When looking to gain muscle, it’s no secret that exercise and proper nutrition are key.

Additionally, numerous factors contribute to the rate of muscle gain, including your training experience, sex, age, and the type of exercise you do. As such, you may wonder how much muscle you can really gain in a month.

This article covers how much muscle you can gain in a month, including how to get started and supplements that may be worth taking.

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In most cases, gaining muscle is a slow, gradual process, and it can take years rather than months to see sizeable results.

That said, beginners and some intermediate lifters may be able to see small changes after just a few months of intense training.

Though it’s nearly impossible to determine exactly how much muscle you can gain in a month, some studies can give you a good idea.

One study in 30 college-aged men with previous training experience observed a 23% increase in vastus lateralis size — one of the leg muscles — after 6 weeks of purposeful resistance training (1).

However, it’s important to note that this muscle growth was largely attributed to increases in water and glycogen stores, which is the stored form of carbs.

Similarly, one small older study observed a 5.6% increase in muscle size after 21 weeks of strength training in 8 non-strength-trained athletes, while 8 strength-trained athletes experienced less growth (2).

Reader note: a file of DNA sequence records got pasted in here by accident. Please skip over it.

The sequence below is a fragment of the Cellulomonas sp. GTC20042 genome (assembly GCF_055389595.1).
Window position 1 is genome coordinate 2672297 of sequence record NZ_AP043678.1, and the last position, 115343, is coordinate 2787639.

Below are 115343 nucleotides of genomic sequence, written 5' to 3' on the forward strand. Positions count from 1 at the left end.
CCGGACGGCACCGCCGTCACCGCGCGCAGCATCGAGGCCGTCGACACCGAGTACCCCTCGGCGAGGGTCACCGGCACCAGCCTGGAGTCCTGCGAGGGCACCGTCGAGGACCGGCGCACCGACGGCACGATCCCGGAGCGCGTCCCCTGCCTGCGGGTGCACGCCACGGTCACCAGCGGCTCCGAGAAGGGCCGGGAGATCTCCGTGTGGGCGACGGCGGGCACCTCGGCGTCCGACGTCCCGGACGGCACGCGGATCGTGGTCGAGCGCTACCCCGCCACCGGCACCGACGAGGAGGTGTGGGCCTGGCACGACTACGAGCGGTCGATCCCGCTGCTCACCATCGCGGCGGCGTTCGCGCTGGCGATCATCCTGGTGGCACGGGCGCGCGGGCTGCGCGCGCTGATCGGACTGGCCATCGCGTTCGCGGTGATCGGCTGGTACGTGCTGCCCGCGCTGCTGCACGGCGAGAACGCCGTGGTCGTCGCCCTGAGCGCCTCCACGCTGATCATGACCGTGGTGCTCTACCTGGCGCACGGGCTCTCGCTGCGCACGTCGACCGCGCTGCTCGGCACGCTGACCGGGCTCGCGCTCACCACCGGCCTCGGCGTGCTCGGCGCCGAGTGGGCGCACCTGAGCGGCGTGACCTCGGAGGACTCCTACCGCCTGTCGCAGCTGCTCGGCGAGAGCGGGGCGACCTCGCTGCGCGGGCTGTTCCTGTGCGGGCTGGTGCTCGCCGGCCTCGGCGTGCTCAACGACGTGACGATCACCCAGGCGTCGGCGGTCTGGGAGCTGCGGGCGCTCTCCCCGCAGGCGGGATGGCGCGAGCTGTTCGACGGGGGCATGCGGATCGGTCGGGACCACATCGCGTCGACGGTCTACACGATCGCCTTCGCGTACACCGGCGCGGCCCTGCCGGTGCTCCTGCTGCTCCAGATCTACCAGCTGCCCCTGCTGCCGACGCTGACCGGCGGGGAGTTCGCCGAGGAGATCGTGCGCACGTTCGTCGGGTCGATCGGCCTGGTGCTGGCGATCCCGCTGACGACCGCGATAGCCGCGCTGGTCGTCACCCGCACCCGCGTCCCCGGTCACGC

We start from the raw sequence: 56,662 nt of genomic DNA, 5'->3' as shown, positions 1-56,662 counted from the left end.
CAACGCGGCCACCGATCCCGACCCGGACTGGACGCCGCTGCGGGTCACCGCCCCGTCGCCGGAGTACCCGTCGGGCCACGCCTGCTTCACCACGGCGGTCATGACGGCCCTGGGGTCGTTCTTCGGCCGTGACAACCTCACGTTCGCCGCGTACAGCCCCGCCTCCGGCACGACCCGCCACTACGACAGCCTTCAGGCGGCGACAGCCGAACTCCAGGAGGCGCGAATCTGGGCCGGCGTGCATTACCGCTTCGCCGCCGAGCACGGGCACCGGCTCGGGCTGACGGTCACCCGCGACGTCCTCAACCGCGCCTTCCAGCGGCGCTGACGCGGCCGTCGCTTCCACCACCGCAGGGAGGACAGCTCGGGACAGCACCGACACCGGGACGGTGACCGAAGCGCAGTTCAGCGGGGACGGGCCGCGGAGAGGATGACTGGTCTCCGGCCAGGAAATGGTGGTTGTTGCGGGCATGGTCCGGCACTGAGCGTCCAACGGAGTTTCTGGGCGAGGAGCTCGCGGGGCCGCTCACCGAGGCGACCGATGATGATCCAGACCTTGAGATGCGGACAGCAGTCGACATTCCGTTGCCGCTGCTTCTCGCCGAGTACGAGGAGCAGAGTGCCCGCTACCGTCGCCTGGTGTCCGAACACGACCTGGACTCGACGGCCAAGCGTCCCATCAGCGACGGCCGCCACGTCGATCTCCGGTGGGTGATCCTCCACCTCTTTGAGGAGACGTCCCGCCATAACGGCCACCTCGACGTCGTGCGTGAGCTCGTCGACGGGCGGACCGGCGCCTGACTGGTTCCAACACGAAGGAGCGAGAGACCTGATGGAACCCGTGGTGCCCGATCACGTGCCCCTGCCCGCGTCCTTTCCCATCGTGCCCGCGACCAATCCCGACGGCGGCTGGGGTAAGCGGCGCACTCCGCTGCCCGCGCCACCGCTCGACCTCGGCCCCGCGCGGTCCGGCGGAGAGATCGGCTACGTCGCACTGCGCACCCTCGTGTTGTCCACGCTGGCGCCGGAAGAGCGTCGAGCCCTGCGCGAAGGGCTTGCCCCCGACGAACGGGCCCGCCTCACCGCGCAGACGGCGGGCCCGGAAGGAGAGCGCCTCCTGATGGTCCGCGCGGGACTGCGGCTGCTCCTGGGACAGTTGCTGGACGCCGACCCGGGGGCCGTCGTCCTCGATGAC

This suggests that trainees without prior strength training experience have a greater potential for muscle gains than athletes with training experience. What’s more, your genetic makeup may also mean you respond better to muscle growth stimulus (3).

While data is limited on exactly how much muscle you can gain in a month, these studies suggest that short-term muscle growth is modest in natural athletes.


Though data on the specific amount of muscle you can gain in a month is limited, select studies suggest that new trainees can yield noticeable muscle gains in less time than those with resistance training experience.

When looking to gain muscle quickly, there are a few factors you can focus on to get the most efficient results for your efforts.

High intensity resistance exercise

Arguably, the most important factor is to focus on high intensity resistance exercises in the 8–12 rep range (4, 5).

These include compound movements like variations of the squat, bench press, deadlift, overhead press, snatch, and clean and jerk. These work multiple muscle groups at once, thus improving exercise efficiency and stimulating muscle growth.

In addition to compound exercises, include various isolation exercises to target specific muscle groups. Unlike compound exercises, isolation exercised target one muscle group at a time, providing maximal stimulation and growth potential.